|Publication number||US6332278 B1|
|Application number||US 09/435,353|
|Publication date||Dec 25, 2001|
|Filing date||Nov 8, 1999|
|Priority date||May 9, 1997|
|Also published as||DE69704577D1, DE69704577T2, EP0980506A1, EP0980506B1, WO1998051990A1|
|Publication number||09435353, 435353, US 6332278 B1, US 6332278B1, US-B1-6332278, US6332278 B1, US6332278B1|
|Inventors||Alex Bezinge, Jean-Luc Bolli|
|Original Assignee||Brown & Sharpe Tesa Sa|
|Export Citation||BiBTeX, EndNote, RefMan|
|Patent Citations (11), Referenced by (20), Classifications (7), Legal Events (5)|
|External Links: USPTO, USPTO Assignment, Espacenet|
This application is a continuation-in-part of application PCT/CH97/00177, filed on May 9, 1997, the contents of which are hereby incorporated by reference.
1. Field of the Invention
The present invention relates to a portable precision caliper, or slide gauge, used for measuring linear dimensions. More specifically, the present invention relates to a portable precision caliper of an electronic type.
2. Related Art
Traditional vernier calipers tend to be gradually supplanted by electronic calipers which afford better reading at a competitive price. Most of the electronic calipers commonly used nowadays incorporate capacitive sensors. The variations in capacitance caused between an array of electrodes on the caliper's shaft and an array of electrodes disposed opposite on the caliper's slide are measured so as to supply information depending on the position of the slide along the shaft. This information is displayed on a screen, usually integral with the slide. Circuits of this type are described, for example, in patent application EP96810686 in the name of Brown & Sharpe TESA SA.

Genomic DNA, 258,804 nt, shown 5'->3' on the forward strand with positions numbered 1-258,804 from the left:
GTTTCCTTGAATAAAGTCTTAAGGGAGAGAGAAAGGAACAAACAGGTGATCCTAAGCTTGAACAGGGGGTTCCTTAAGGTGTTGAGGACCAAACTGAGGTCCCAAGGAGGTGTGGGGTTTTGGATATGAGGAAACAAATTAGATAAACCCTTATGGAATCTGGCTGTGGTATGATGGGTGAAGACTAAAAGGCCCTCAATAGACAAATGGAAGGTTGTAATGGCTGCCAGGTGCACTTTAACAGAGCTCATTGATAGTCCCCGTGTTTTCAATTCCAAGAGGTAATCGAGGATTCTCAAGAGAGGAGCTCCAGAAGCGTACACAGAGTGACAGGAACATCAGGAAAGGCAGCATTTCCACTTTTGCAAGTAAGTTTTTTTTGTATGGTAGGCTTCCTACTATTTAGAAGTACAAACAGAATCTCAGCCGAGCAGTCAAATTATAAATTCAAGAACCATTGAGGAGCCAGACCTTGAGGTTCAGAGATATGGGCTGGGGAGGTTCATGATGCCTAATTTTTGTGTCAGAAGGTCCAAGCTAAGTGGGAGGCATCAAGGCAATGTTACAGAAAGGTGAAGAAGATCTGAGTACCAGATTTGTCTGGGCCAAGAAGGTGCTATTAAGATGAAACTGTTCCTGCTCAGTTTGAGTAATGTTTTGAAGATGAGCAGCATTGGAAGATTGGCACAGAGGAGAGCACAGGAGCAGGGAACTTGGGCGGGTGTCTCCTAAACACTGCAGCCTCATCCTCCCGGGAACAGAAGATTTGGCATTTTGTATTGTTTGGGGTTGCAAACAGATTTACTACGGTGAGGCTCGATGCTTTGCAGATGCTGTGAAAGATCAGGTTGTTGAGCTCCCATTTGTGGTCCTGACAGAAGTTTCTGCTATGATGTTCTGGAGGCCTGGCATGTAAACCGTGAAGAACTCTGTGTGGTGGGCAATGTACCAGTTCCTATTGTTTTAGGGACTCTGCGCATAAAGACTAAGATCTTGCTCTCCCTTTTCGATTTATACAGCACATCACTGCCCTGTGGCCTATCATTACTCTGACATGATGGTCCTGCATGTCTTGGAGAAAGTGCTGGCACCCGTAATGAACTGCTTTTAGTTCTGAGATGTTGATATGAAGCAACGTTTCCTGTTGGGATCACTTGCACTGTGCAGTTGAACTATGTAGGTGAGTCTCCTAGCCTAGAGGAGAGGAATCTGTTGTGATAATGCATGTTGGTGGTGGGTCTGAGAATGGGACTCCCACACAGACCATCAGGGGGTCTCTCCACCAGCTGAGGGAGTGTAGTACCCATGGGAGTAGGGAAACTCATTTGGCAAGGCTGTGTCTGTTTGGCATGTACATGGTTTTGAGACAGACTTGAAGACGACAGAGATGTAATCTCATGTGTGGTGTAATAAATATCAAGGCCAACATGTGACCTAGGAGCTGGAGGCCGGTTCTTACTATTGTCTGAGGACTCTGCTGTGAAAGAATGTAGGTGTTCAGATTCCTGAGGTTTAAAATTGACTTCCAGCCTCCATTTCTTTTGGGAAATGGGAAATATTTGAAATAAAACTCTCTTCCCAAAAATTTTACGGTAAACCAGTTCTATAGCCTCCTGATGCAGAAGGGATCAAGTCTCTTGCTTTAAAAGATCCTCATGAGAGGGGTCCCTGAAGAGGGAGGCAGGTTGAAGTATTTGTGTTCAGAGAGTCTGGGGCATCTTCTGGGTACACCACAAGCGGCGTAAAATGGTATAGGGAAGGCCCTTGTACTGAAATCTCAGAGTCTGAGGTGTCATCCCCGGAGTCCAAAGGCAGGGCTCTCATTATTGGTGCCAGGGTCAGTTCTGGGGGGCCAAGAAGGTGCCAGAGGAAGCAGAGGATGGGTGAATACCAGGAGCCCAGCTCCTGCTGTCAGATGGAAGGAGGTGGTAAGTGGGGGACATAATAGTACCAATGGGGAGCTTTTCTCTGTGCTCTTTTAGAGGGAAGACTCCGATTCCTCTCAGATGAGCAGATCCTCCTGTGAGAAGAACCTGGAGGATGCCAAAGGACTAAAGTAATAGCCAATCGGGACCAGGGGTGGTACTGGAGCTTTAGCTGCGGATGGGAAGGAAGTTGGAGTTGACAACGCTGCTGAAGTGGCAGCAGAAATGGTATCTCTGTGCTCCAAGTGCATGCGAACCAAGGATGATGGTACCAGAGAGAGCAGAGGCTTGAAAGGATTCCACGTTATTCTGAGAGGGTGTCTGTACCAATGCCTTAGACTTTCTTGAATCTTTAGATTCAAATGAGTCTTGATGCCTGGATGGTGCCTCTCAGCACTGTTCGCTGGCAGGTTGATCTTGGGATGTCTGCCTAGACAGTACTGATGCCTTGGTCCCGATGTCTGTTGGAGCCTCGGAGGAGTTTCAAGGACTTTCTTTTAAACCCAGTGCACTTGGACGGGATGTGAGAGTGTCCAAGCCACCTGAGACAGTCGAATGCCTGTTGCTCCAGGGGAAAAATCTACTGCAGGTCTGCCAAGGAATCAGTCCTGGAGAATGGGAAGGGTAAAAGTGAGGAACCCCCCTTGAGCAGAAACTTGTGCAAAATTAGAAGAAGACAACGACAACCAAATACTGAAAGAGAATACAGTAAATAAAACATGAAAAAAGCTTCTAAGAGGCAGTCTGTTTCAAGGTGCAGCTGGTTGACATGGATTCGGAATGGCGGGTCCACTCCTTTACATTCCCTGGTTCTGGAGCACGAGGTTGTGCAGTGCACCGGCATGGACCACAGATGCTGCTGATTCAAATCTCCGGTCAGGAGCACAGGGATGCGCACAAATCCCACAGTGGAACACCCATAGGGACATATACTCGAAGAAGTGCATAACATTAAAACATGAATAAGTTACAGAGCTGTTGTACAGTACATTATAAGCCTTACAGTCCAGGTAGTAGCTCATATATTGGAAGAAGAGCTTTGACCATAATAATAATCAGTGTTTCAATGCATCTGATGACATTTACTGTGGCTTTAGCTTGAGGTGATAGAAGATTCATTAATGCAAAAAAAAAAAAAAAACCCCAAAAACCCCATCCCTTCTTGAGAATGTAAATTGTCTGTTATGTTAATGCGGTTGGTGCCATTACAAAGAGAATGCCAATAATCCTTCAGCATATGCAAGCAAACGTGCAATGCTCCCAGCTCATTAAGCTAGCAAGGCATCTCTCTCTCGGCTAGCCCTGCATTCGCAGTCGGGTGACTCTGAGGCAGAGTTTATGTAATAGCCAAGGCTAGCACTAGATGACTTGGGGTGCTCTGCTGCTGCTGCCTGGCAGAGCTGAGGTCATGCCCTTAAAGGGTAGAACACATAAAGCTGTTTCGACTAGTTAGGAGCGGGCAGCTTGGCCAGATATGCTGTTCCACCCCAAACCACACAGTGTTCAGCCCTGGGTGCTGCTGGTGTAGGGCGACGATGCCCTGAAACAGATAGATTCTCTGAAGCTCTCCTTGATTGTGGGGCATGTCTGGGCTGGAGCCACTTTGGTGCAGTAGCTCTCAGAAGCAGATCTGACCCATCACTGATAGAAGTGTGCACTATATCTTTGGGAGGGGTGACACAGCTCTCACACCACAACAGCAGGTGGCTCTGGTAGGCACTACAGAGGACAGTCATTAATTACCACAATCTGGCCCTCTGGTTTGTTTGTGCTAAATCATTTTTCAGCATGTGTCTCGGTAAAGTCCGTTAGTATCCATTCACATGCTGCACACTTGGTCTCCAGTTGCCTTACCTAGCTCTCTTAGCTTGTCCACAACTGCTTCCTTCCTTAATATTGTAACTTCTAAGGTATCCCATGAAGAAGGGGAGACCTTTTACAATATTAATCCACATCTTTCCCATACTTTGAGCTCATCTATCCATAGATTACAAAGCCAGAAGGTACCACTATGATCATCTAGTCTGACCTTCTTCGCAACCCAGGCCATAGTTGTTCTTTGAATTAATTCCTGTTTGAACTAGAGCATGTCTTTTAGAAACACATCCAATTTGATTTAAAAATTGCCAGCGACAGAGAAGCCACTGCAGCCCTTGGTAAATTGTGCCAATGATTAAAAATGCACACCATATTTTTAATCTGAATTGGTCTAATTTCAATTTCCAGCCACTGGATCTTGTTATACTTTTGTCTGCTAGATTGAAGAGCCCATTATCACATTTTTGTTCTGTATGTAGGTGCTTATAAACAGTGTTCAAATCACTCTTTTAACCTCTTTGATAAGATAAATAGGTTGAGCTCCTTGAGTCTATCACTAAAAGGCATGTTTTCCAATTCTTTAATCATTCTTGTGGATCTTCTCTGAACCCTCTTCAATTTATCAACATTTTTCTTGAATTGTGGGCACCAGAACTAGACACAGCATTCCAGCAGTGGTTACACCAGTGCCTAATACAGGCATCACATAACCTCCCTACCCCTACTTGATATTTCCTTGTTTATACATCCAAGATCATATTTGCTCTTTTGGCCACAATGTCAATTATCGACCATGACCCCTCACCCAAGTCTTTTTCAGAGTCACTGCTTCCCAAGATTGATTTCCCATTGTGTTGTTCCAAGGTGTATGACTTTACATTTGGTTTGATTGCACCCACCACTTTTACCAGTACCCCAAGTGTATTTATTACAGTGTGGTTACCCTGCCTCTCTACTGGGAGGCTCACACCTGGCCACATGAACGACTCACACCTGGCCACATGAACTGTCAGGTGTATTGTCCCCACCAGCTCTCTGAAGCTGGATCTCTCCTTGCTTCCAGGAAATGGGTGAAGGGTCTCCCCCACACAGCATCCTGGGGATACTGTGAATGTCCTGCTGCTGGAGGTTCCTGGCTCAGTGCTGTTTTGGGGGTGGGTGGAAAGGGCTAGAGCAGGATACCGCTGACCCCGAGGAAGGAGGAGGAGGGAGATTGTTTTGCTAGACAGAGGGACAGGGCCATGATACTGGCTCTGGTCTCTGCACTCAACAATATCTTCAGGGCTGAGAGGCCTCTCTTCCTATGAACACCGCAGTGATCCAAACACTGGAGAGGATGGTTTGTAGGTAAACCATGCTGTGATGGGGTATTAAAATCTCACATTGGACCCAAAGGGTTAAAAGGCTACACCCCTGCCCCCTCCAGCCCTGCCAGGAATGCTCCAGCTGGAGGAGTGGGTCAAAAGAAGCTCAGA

The principle of capacitive measuring has established itself on the one hand because it provides excellent resolution and precision, and on the other hand because the electricity consumption of these devices is very low, so that they can be powered by a battery for example. Such sensor calipers of a capacitive type must however be kept clean for them to function properly. They are thus badly suited to functioning in a humid environment or an environment subjected to splashes of lubricant or to dust for example. In such difficult conditions, hand-operated vernier calipers or watch-type calipers are therefore preferred to electronic calipers.
Document EP286820 describes a caliper comprising a scale fitted with magnetized sections. A magnetic reading head is fitted on the slide and records the variations in magnetic field caused by the displacement of the slide. Such a magnetic head is however relatively costly and voluminous, so that it is difficult to integrate it within the reduced volume of a caliper. The accuracy of measurement depends directly on the precision and noise in the magnetic head as well as on the correct positioning of the head in relation to the scale. Furthermore, the resolution afforded by this device is limited.